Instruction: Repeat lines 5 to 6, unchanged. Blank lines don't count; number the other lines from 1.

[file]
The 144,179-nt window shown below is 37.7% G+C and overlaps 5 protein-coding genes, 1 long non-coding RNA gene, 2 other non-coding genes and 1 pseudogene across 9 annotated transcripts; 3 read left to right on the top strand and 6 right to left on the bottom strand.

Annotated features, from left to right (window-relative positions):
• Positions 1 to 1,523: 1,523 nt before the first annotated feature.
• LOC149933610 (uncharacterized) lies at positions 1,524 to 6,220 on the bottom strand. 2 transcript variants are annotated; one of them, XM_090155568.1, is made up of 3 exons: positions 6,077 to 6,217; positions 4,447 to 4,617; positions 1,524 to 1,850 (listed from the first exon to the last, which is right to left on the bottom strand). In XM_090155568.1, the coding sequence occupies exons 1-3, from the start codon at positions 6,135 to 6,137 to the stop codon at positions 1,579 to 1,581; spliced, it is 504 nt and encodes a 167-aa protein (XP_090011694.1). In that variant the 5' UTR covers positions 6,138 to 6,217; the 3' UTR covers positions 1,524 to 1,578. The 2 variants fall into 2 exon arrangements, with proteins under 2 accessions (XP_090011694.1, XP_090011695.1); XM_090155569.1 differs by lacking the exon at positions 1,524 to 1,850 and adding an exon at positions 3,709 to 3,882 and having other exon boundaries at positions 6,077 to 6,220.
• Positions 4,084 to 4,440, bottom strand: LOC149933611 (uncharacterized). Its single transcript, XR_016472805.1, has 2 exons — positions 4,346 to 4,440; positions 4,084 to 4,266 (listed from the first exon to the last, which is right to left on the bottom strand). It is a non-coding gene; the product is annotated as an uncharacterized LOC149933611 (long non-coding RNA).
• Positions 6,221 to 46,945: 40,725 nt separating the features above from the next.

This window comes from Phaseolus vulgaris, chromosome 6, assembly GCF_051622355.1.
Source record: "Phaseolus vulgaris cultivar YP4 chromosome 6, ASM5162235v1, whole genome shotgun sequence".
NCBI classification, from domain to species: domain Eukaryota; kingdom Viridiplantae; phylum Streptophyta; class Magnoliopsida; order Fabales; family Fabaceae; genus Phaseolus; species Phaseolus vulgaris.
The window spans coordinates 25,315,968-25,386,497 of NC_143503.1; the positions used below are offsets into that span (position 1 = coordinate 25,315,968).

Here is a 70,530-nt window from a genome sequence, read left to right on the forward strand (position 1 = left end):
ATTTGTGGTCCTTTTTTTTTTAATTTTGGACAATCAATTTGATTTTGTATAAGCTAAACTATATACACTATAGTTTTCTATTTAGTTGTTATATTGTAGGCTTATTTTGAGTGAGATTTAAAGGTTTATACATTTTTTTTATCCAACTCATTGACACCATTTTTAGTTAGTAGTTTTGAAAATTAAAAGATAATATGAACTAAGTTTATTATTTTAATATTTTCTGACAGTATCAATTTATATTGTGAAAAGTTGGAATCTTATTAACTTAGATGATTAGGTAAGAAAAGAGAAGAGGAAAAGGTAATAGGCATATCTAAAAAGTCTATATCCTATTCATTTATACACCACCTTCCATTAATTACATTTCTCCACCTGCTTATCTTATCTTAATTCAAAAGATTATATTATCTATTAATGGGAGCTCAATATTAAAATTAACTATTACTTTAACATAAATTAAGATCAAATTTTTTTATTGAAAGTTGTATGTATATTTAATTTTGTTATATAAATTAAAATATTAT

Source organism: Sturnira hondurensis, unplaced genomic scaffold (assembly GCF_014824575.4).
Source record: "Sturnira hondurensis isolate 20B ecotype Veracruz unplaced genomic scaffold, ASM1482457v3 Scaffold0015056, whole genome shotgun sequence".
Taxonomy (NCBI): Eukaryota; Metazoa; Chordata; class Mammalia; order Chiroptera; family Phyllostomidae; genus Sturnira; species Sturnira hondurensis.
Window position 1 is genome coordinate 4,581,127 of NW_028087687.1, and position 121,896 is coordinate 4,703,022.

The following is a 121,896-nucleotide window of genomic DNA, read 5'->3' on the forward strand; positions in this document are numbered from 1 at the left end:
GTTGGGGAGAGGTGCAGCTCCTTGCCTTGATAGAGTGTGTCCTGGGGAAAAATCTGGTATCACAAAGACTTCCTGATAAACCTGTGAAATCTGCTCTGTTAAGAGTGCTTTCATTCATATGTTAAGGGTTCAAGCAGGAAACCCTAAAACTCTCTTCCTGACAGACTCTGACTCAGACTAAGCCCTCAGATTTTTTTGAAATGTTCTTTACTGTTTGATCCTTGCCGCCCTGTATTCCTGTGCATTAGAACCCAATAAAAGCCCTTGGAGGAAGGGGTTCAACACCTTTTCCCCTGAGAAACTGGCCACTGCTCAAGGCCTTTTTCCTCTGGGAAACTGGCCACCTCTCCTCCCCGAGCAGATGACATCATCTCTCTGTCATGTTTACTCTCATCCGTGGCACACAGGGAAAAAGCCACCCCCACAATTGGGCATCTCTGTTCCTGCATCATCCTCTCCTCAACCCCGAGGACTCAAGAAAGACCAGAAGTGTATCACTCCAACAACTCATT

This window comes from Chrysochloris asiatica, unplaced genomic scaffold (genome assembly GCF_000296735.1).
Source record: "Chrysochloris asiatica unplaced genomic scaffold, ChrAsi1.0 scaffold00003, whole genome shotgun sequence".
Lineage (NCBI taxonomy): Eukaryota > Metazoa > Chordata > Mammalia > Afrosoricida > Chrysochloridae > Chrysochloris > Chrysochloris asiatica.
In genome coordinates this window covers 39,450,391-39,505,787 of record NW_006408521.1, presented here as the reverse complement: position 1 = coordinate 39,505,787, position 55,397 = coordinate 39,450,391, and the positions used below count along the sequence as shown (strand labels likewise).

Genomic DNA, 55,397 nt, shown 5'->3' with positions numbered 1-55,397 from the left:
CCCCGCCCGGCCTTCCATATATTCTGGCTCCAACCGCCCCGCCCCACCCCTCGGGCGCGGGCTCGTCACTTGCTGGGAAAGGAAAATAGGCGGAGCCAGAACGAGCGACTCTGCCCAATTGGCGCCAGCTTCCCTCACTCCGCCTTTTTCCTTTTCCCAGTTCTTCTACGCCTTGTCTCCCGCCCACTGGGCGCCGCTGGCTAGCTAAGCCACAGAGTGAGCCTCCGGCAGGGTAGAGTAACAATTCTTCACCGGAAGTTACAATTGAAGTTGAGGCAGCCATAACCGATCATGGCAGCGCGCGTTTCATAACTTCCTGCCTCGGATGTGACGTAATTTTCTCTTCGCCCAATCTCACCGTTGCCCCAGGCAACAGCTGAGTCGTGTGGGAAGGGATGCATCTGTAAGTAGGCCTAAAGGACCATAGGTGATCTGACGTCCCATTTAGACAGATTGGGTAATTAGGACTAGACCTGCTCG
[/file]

• Positions 4,084 to 4,440, bottom strand: LOC149933611 (uncharacterized). Its single transcript, XR_016472805.1, has 2 exons — positions 4,346 to 4,440; positions 4,084 to 4,266 (listed from the first exon to the last, which is right to left on the bottom strand). It is a non-coding gene; the product is annotated as an uncharacterized LOC149933611 (long non-coding RNA).
• Positions 6,221 to 46,945: 40,725 nt separating the features above from the next.